Last fall I bought a car that runs on the thunderbolts of Zeus. The fiery plasma at the core of a star is (roughly) the same thing that gets me to Starbucks and lets me stream Pandora while I wait for the mo-ron in front of me to notice that the light went green. Imma talkin’ bout electricty, the promise of the future that was supposed to be powering everything by now, from our hoverjets to food rehydrators. So…we’re not quite there yet but, by God, this is an amazing car.
2016 E-Golf. The ‘E’ stands for electricity, the ‘Golf’ stands for something the Germans thought would make a great car name a few decades ago. Just like ‘Rabbit’ and ‘Paseo’. But they did also use ‘Scirocco’, which is a desert wind and one of the coolest car names ever so…props.
How has it been to drive? Charge? Own? Answers: easy and fast, easy and fast (with a 220v charger) and easy. This car has a range of about 90 miles, which is plenty for all the driving I do. Our second car is a traditional gasoline burner, which in fifty years will sound like someone from the early 20th century saying, “We have a horse and carriage AND a velocipede that runs on ambergris.” In other words, pretty soon nobody will ever remember why gas-burning cars were so good, other than the great noise of a turbo-charged engine spooling up.
So, four months on, here’s what I’ve learned.
- If you upgrade to a better charger you can fully charge in a few hours. With the standard 110v charger it’ll go all night and still might not be done. My new charger is a JuiceBox Classic 30 amp and was just under $500. Now they’ve upgraded the model to this one. I installed it myself and, so far, haven’t shocked myself.
- Charging is laughably inexpensive. If I park at a charging station for a few hours, I might spend about $3 for electricity. Charging at home is even cheaper, thanks to a special lower TOU contract (time of use) with my local power company. Basically I agree to charge my car during the night and we pay less for our electricity. To fully charge my car is about $4. Yes, about 1/10th the cost of gasoline.
- With all the instant low-end torque you will find yourself driving like a drag racer. You can spin the wheels on this car at any speed up to 30 mph just by being a little too liberal with the pedal. Some of that may be the low-rolling-resistance tires but honestly this car has GOBS of torque. Don’t know what I’m talking about? No matter. You’ll understand once your passengers clutch at the oh-sh*t handle and inhale sharply every time you leap away from a stoplight.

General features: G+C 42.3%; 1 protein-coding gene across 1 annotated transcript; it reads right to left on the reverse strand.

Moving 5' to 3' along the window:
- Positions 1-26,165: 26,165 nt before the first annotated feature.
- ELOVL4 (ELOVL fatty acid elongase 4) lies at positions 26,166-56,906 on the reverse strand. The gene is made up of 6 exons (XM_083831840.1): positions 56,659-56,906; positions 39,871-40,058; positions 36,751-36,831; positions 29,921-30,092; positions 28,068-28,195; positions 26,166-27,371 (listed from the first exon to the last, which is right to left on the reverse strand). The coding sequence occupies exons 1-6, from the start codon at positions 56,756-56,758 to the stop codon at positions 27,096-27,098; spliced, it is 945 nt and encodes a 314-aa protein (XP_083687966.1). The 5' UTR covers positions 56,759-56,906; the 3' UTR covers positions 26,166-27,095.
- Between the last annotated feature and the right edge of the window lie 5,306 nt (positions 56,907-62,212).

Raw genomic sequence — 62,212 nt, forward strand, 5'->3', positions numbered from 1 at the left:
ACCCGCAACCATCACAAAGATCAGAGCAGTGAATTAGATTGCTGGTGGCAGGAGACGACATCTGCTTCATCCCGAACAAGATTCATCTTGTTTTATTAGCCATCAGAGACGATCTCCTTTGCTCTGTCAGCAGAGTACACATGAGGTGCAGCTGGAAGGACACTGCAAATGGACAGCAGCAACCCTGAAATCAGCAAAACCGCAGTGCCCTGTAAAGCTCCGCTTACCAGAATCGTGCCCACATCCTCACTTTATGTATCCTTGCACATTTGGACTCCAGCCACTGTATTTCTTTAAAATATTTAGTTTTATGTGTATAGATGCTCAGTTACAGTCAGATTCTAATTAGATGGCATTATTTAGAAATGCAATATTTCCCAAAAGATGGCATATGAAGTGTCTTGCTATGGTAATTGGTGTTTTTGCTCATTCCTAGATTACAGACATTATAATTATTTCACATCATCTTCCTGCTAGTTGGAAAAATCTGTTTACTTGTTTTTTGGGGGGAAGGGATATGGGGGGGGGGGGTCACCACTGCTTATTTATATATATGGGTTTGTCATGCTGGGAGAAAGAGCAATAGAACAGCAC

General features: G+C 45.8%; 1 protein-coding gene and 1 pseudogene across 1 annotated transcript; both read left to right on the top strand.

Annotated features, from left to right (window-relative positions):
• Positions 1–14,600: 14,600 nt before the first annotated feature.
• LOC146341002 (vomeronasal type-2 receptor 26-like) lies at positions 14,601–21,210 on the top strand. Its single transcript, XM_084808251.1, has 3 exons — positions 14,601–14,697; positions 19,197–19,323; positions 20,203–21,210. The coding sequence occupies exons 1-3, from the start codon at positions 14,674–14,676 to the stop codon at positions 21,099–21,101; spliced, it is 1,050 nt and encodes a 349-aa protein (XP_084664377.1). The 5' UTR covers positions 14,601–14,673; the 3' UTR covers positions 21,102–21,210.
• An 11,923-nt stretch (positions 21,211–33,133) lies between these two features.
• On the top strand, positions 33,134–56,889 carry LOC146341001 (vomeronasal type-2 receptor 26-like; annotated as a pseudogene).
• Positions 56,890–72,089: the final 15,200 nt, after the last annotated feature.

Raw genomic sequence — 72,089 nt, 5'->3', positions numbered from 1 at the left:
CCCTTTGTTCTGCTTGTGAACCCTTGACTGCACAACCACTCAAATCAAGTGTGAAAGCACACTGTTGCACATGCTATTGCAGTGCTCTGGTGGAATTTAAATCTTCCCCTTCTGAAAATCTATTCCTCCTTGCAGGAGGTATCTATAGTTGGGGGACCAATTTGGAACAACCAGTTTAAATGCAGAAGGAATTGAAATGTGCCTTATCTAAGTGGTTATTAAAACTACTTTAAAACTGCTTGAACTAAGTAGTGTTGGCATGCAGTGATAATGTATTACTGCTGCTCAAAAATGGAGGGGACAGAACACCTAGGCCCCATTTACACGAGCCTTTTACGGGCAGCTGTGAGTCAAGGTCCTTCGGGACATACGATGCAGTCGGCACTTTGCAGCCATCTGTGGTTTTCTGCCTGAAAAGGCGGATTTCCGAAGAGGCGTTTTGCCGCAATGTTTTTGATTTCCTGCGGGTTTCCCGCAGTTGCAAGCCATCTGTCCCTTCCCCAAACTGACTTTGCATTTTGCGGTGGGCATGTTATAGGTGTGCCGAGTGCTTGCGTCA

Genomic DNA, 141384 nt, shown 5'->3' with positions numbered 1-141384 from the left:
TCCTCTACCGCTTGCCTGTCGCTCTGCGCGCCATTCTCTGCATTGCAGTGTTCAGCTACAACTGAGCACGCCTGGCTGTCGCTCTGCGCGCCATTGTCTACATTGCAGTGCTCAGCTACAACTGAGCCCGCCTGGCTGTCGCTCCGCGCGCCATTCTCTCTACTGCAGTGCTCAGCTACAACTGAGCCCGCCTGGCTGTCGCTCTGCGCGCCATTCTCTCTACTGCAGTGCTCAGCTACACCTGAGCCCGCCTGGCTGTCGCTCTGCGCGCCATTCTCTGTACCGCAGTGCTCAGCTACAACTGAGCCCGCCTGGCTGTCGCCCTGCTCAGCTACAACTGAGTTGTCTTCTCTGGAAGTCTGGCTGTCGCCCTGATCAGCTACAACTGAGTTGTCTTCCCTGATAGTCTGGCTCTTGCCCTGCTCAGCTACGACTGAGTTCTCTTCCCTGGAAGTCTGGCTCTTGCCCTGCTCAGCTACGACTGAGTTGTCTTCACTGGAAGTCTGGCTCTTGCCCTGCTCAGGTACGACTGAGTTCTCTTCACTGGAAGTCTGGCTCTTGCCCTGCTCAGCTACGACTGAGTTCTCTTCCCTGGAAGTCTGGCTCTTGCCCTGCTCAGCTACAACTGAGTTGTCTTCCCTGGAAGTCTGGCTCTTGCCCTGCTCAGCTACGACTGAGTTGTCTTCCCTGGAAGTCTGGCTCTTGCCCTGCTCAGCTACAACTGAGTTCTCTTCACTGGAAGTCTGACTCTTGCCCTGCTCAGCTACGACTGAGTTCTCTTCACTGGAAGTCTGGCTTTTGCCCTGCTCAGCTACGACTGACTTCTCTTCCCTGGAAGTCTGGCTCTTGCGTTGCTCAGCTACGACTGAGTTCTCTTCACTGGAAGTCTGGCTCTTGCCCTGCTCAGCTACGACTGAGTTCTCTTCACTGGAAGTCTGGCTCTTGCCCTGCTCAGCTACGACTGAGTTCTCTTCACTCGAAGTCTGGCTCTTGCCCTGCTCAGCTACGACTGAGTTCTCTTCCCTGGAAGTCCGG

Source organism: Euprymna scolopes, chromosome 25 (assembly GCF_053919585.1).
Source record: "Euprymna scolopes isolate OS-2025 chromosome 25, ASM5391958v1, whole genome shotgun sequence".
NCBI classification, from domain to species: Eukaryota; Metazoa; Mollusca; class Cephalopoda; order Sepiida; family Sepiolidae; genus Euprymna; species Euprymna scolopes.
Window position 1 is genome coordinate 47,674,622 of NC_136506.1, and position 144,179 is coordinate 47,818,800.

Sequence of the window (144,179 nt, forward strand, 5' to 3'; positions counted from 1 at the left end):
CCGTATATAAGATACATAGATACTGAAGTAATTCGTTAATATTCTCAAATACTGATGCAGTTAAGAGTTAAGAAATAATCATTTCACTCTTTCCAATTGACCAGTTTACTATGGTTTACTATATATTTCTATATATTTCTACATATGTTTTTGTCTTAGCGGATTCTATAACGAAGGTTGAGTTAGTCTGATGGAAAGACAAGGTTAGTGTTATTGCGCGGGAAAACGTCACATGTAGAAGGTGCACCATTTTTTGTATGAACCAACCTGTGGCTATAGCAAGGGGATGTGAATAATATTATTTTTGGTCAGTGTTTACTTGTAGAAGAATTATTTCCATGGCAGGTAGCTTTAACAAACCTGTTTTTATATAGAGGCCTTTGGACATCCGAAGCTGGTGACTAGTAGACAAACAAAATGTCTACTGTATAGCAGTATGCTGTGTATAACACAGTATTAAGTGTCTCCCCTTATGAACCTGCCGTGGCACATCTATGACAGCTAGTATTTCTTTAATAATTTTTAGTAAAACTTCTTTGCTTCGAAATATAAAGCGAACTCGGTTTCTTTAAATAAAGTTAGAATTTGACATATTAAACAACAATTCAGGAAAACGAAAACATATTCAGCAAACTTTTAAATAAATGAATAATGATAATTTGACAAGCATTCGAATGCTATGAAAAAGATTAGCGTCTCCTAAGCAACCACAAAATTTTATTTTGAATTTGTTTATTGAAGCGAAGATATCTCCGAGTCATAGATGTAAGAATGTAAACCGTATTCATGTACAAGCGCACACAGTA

- Heat is available instantly. With no engine to get hot, my car has a heat pump which can send warm toasty air into the cabin as soon as you start up. Until you experience instant gratification you don’t know what a pain it is not to have it.
- This car is chock-a-block with features. It’s the nicest car I’ve ridden in and doesn’t sacrifice anything by being electric.
- You can use the HOV lane all the time. Yep. I got the little stickers so it’s like I’m a VIP. At least once I day I catch myself muttering, “So long, SUCKAS!”
- When you get really low on charge the car will go into limp mode, maxing out at 50 mph and cutting off the climate control and radio. It’s like being a kid and having your TV privileges taken away by a parent. “See? This is what happens when you don’t listen when I tell you there’s only FIVE MILES OF RANGE LEFT.”
- Regenerative braking will make you into a hypermiler. Here’s how it works: lift off the accelerator pedal and the car slows down. There’s a gauge on the dash that shows power usage vs. power generation. When you’re coasting down, the needle is in the green zone, MAKING POWER. So if you live on a mountain and go downhill to work, you could arrive with more charge than you left with. Unfortunately when the battery is already full the car will not overcharge, causing lightning bolts to shoot out the wheels like you’re the Emperor.
- I will never own a gas-powered car again.